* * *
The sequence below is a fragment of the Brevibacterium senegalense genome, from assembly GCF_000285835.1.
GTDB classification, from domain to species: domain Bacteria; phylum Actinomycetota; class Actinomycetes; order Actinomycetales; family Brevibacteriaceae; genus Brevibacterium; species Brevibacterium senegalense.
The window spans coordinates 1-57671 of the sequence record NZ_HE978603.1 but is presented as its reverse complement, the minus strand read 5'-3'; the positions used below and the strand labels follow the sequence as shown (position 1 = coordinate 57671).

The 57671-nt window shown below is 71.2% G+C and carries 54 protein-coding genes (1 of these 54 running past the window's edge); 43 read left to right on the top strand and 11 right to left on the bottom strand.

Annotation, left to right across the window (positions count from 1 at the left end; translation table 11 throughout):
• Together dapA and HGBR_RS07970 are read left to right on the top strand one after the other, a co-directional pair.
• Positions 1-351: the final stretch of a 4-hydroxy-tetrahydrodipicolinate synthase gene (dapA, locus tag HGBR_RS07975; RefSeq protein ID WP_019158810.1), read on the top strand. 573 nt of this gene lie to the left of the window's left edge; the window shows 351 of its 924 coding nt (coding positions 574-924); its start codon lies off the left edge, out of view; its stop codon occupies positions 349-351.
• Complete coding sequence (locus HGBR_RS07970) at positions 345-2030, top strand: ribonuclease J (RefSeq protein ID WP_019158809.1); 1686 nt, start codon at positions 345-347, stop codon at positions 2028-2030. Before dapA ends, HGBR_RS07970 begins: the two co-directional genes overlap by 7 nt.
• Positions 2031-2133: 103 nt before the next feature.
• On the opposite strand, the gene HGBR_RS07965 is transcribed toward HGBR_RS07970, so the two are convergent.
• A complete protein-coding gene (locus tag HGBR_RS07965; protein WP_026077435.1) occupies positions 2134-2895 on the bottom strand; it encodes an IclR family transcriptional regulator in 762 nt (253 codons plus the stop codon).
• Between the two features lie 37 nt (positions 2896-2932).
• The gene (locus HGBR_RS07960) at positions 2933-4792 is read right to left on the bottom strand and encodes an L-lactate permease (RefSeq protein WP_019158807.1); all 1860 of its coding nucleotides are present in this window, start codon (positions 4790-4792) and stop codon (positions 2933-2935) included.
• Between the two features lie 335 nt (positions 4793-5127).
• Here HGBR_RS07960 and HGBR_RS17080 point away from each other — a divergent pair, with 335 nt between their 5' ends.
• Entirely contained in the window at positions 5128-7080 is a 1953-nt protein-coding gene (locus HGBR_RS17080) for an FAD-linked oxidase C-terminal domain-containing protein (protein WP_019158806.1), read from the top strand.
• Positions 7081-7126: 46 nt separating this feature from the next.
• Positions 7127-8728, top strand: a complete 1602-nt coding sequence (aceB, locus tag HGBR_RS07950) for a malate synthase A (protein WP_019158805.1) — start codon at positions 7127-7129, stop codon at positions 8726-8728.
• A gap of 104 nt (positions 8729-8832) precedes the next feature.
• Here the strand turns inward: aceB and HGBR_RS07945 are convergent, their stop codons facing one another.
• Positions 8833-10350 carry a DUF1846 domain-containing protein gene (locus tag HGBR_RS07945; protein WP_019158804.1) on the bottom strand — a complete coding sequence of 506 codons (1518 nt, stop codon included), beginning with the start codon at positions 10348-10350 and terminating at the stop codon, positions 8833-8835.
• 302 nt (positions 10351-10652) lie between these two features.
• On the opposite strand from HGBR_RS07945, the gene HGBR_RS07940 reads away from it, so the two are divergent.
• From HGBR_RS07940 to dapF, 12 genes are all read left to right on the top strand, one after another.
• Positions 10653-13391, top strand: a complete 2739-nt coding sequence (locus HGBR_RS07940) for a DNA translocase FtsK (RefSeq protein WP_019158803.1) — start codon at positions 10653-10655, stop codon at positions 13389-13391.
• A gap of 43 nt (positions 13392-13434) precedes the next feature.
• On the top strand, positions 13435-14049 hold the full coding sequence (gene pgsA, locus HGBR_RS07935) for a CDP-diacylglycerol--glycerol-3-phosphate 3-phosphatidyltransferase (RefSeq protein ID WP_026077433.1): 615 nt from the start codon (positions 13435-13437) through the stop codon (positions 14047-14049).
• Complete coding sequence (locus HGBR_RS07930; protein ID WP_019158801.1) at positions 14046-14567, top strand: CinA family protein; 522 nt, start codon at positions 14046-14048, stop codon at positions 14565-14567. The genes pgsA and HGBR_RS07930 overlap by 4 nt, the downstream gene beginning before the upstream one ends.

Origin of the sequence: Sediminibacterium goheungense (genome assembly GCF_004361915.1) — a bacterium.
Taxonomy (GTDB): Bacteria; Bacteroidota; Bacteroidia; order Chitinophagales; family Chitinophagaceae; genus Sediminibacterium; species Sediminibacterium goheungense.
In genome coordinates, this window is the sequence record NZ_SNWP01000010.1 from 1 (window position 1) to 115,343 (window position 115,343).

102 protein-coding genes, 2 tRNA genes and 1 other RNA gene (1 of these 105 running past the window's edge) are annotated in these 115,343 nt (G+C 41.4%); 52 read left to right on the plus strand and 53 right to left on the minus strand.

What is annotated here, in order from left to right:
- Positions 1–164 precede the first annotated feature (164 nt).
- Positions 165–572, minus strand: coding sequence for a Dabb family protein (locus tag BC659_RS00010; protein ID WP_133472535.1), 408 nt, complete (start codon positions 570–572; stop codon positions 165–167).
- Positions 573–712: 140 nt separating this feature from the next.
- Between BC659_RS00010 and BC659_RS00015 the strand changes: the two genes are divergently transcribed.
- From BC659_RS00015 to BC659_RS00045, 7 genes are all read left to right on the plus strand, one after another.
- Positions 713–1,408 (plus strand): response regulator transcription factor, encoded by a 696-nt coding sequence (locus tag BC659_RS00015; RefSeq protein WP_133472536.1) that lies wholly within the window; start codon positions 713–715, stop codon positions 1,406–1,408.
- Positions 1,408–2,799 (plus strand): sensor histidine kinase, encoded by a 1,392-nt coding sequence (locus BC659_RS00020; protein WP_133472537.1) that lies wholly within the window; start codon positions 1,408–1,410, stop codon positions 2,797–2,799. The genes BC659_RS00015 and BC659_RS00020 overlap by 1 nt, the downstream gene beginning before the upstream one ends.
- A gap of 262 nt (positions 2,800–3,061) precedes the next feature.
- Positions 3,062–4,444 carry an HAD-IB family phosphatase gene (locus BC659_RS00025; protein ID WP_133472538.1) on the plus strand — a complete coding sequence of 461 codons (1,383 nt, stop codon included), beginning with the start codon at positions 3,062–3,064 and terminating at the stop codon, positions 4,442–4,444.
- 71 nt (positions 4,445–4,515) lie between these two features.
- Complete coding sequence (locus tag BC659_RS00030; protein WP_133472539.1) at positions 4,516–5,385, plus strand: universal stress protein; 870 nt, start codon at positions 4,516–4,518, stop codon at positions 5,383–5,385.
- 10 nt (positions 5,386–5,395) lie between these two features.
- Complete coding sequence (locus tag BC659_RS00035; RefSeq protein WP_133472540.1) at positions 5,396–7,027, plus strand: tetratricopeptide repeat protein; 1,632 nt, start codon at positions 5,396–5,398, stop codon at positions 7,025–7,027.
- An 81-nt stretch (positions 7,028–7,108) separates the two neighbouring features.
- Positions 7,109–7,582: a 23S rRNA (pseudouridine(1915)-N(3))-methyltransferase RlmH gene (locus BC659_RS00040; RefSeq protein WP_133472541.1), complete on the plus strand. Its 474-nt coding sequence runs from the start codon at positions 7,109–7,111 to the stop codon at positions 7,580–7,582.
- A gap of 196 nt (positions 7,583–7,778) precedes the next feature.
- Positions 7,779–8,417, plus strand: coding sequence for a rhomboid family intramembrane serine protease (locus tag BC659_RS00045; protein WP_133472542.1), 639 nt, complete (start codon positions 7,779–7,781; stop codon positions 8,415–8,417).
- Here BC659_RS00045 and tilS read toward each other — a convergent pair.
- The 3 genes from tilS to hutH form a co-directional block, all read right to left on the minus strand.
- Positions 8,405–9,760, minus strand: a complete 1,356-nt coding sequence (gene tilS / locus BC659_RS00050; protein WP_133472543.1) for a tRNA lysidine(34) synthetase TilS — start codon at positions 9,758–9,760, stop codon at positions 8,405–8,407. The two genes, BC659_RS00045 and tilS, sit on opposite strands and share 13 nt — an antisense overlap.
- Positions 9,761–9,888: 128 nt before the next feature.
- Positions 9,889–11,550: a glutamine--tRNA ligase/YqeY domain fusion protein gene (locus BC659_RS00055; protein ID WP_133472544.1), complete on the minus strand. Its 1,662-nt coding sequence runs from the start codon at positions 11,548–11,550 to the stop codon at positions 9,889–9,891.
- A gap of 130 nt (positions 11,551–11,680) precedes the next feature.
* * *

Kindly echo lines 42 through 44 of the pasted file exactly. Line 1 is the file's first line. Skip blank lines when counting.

- Positions 3,062–4,444 carry an HAD-IB family phosphatase gene (locus BC659_RS00025; protein ID WP_133472538.1) on the plus strand — a complete coding sequence of 461 codons (1,383 nt, stop codon included), beginning with the start codon at positions 3,062–3,064 and terminating at the stop codon, positions 4,442–4,444.
- 71 nt (positions 4,445–4,515) lie between these two features.
- Complete coding sequence (locus tag BC659_RS00030; protein WP_133472539.1) at positions 4,516–5,385, plus strand: universal stress protein; 870 nt, start codon at positions 4,516–4,518, stop codon at positions 5,383–5,385.